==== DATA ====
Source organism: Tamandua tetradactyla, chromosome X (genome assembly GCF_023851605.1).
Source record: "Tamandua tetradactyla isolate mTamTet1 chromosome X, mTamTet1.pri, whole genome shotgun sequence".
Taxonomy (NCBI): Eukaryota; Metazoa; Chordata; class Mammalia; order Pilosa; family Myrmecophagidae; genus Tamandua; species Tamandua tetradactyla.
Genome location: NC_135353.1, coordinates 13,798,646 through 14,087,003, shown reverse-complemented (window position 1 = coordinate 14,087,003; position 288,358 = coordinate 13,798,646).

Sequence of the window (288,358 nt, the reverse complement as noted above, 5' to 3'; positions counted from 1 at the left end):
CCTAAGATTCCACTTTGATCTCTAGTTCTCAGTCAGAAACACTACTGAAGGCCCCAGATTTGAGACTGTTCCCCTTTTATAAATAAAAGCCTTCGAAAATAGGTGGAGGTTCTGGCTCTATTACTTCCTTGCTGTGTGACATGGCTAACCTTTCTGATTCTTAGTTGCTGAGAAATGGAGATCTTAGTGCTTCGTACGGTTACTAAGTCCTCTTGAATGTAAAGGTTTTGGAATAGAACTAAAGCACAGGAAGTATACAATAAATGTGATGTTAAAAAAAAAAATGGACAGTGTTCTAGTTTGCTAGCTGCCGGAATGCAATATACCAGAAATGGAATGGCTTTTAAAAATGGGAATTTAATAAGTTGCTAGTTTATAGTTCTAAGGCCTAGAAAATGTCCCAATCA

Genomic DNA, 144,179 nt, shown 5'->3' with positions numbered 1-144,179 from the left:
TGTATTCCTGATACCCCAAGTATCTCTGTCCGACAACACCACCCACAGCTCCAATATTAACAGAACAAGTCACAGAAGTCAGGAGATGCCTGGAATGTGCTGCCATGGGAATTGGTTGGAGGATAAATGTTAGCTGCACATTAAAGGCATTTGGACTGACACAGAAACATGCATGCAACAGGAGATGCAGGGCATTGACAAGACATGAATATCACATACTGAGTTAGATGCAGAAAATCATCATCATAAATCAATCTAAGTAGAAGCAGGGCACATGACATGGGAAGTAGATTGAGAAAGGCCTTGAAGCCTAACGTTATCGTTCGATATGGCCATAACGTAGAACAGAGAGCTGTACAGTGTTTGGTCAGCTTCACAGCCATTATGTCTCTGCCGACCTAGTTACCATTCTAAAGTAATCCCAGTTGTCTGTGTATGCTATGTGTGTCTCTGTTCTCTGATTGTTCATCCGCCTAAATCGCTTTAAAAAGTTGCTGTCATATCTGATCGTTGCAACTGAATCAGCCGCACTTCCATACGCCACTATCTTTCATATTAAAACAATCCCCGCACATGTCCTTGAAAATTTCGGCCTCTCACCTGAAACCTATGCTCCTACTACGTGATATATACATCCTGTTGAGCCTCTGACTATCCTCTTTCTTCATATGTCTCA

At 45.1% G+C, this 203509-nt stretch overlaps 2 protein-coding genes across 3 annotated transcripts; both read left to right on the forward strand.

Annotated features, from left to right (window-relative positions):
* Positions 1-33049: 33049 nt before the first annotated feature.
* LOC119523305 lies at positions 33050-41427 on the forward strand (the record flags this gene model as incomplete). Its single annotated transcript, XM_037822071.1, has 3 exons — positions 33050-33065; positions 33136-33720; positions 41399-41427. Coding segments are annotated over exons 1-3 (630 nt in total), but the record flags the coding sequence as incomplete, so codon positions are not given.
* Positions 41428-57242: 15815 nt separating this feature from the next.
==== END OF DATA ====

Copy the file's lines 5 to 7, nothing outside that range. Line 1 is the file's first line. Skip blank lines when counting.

Sequence of the window (288,358 nt, the reverse complement as noted above, 5' to 3'; positions counted from 1 at the left end):
CCTAAGATTCCACTTTGATCTCTAGTTCTCAGTCAGAAACACTACTGAAGGCCCCAGATTTGAGACTGTTCCCCTTTTATAAATAAAAGCCTTCGAAAATAGGTGGAGGTTCTGGCTCTATTACTTCCTTGCTGTGTGACATGGCTAACCTTTCTGATTCTTAGTTGCTGAGAAATGGAGATCTTAGTGCTTCGTACGGTTACTAAGTCCTCTTGAATGTAAAGGTTTTGGAATAGAACTAAAGCACAGGAAGTATACAATAAATGTGATGTTAAAAAAAAAAATGGACAGTGTTCTAGTTTGCTAGCTGCCGGAATGCAATATACCAGAAATGGAATGGCTTTTAAAAATGGGAATTTAATAAGTTGCTAGTTTATAGTTCTAAGGCCTAGAAAATGTCCCAATCA

Genomic DNA, 144,179 nt, shown 5'->3' with positions numbered 1-144,179 from the left: